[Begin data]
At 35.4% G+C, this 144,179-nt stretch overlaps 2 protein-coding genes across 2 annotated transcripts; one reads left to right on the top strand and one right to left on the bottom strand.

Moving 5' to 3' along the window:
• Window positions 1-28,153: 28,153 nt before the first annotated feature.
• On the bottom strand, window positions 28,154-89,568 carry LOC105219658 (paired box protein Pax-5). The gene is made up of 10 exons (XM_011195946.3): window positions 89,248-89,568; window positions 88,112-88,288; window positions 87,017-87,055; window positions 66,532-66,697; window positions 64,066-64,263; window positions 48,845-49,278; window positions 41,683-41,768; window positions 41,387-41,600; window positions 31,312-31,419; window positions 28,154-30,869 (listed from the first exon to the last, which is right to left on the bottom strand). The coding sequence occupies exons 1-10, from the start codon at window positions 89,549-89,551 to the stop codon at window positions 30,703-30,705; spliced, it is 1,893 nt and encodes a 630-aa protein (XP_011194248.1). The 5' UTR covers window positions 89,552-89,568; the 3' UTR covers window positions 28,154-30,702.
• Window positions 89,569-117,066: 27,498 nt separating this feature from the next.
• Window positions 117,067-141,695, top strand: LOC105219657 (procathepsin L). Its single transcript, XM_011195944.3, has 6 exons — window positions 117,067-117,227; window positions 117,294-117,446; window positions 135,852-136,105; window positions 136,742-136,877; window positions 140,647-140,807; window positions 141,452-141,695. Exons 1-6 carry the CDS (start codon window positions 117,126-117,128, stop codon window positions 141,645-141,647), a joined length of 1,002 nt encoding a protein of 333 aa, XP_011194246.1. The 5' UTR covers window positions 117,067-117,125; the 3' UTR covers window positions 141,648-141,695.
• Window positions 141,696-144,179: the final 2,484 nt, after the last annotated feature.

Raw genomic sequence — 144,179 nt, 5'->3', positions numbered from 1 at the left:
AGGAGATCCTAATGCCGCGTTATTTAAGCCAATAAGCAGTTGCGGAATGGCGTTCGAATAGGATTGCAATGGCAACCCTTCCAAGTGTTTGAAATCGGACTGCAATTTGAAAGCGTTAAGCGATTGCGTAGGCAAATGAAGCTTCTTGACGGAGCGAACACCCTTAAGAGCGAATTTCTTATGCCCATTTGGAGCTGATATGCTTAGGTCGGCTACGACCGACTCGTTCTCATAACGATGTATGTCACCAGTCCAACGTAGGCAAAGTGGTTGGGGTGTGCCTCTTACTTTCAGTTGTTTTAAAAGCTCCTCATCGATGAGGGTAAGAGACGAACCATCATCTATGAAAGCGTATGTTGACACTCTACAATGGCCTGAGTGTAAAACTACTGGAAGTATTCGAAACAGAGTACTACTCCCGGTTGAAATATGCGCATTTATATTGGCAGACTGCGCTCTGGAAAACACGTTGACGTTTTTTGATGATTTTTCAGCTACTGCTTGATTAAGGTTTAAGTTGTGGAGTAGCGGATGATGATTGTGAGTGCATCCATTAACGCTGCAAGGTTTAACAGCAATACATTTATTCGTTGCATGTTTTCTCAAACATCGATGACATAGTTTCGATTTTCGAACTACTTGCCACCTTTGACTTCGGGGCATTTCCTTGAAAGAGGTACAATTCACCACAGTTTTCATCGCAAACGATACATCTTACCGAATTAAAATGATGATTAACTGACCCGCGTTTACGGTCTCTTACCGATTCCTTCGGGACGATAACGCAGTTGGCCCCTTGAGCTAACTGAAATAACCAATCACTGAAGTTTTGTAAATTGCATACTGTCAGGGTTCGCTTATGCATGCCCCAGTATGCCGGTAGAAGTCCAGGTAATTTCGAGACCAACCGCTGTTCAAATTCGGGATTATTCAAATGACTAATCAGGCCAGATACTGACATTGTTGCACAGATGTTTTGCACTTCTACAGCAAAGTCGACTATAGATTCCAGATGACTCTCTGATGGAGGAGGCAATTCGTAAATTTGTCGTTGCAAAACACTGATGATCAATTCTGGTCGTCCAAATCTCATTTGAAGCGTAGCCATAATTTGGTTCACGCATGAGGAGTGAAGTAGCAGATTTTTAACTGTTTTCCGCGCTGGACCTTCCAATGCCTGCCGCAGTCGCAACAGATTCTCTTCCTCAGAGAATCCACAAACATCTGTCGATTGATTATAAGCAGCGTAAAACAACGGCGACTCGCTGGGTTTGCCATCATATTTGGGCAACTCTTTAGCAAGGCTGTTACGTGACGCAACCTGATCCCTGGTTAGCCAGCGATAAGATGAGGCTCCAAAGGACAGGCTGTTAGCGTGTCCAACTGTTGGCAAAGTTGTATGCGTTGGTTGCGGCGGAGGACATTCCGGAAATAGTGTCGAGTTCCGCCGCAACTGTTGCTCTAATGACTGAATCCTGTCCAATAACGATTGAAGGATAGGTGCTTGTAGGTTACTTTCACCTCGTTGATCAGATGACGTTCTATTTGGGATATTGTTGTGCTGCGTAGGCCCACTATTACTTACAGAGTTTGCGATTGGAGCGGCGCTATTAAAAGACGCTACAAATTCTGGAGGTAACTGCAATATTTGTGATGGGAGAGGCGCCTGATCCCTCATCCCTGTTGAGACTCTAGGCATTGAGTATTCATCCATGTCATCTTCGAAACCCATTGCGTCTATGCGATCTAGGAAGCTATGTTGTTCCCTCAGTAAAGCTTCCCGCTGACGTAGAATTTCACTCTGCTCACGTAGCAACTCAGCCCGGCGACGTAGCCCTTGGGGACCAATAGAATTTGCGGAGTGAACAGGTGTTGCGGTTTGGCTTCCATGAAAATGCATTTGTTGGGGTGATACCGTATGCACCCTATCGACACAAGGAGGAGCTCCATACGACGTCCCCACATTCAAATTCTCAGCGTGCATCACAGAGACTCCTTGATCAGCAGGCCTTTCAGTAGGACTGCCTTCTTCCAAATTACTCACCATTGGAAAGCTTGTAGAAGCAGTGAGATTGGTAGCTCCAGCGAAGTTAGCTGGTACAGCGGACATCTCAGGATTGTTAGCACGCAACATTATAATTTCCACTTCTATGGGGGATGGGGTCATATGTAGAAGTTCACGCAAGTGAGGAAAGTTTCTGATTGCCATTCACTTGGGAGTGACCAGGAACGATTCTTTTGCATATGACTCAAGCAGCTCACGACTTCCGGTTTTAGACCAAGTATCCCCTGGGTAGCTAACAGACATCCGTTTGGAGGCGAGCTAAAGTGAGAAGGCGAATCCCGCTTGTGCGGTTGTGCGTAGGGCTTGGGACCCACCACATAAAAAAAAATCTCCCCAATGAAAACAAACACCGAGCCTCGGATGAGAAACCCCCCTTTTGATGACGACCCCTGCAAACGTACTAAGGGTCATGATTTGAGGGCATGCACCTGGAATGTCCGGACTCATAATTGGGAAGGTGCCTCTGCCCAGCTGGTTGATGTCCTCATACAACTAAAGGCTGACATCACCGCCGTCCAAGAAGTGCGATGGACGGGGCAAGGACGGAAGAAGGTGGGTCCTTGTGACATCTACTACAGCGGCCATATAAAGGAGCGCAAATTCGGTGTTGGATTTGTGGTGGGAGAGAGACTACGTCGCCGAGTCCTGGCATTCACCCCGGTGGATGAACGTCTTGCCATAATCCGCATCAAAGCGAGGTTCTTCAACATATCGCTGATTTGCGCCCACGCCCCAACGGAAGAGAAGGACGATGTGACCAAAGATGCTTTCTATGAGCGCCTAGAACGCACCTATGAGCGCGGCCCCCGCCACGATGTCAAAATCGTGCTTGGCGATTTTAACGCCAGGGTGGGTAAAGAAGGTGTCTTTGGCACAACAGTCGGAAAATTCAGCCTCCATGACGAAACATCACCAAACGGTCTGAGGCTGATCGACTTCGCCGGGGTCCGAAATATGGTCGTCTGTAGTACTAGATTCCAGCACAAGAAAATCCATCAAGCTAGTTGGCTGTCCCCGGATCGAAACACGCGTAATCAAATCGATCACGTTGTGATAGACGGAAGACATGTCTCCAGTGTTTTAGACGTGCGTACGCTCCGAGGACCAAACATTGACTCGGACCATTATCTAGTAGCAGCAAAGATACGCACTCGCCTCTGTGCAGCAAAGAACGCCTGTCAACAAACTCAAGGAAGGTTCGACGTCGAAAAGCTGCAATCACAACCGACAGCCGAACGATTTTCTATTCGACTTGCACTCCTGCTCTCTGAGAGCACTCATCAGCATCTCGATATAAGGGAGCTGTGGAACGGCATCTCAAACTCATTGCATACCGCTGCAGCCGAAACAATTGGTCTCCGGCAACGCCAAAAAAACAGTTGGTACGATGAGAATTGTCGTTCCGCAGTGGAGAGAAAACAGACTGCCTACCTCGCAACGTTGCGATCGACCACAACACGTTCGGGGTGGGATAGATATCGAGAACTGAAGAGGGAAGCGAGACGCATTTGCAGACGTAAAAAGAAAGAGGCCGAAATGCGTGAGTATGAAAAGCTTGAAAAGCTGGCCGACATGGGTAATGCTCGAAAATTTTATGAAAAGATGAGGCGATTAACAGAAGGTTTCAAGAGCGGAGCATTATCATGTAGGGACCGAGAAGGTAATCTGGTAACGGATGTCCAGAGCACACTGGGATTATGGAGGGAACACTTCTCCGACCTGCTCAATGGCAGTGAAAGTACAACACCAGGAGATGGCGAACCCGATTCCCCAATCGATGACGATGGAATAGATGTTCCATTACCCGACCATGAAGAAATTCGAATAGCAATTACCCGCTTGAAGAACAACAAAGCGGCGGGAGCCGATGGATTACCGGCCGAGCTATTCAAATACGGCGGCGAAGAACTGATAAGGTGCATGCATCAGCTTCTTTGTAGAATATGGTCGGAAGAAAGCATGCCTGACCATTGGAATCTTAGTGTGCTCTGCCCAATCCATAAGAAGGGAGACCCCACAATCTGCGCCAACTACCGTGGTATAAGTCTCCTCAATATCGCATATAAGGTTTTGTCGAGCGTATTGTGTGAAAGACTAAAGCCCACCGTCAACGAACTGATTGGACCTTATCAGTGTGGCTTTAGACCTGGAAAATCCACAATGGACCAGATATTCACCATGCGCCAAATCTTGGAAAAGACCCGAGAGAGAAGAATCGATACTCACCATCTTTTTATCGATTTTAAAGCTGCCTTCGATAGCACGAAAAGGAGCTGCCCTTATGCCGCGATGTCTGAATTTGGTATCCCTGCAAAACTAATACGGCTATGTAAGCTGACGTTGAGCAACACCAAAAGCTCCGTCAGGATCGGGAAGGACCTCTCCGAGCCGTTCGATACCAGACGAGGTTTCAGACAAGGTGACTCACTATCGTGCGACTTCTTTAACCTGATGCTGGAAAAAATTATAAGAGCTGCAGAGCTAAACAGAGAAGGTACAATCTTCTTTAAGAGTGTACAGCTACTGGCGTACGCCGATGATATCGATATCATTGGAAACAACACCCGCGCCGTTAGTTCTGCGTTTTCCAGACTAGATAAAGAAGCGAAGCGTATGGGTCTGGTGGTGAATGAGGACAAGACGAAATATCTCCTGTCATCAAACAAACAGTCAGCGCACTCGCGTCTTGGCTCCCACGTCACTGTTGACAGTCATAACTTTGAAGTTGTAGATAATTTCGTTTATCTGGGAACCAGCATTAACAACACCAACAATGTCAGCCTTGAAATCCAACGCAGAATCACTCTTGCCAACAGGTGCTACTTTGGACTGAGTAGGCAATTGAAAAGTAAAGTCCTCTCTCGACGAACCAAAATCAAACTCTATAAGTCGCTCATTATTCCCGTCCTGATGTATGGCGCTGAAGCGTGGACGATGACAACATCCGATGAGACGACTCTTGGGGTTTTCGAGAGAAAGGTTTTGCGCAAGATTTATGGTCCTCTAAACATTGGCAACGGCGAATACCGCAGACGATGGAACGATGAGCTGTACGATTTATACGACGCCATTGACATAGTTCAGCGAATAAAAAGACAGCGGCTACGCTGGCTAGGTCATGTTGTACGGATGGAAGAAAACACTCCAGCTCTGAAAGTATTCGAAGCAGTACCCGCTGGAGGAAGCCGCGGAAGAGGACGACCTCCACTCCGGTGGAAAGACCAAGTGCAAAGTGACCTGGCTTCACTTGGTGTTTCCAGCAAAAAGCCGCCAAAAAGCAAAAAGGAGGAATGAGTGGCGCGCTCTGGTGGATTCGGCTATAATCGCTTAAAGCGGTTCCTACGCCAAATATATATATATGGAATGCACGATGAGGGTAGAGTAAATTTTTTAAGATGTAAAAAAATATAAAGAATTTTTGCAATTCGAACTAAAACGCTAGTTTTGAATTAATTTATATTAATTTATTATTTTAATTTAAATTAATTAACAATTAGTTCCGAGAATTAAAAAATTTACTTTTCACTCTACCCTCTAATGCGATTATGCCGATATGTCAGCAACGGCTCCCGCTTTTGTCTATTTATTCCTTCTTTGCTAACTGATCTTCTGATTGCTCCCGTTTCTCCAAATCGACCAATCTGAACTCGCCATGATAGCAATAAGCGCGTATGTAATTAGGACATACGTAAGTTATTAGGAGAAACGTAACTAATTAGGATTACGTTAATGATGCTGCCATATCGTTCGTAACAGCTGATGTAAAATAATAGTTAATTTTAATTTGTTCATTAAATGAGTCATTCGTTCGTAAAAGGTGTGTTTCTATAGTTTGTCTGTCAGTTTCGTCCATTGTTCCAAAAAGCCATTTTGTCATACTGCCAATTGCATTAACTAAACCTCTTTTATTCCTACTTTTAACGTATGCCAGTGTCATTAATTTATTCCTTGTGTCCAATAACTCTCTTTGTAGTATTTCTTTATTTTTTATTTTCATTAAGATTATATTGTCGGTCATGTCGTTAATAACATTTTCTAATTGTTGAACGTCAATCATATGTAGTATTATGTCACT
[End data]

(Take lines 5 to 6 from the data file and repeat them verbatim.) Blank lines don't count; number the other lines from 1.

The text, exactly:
• Window positions 89,569-117,066: 27,498 nt separating this feature from the next.
• Window positions 117,067-141,695, top strand: LOC105219657 (procathepsin L). Its single transcript, XM_011195944.3, has 6 exons — window positions 117,067-117,227; window positions 117,294-117,446; window positions 135,852-136,105; window positions 136,742-136,877; window positions 140,647-140,807; window positions 141,452-141,695. Exons 1-6 carry the CDS (start codon window positions 117,126-117,128, stop codon window positions 141,645-141,647), a joined length of 1,002 nt encoding a protein of 333 aa, XP_011194246.1. The 5' UTR covers window positions 117,067-117,125; the 3' UTR covers window positions 141,648-141,695.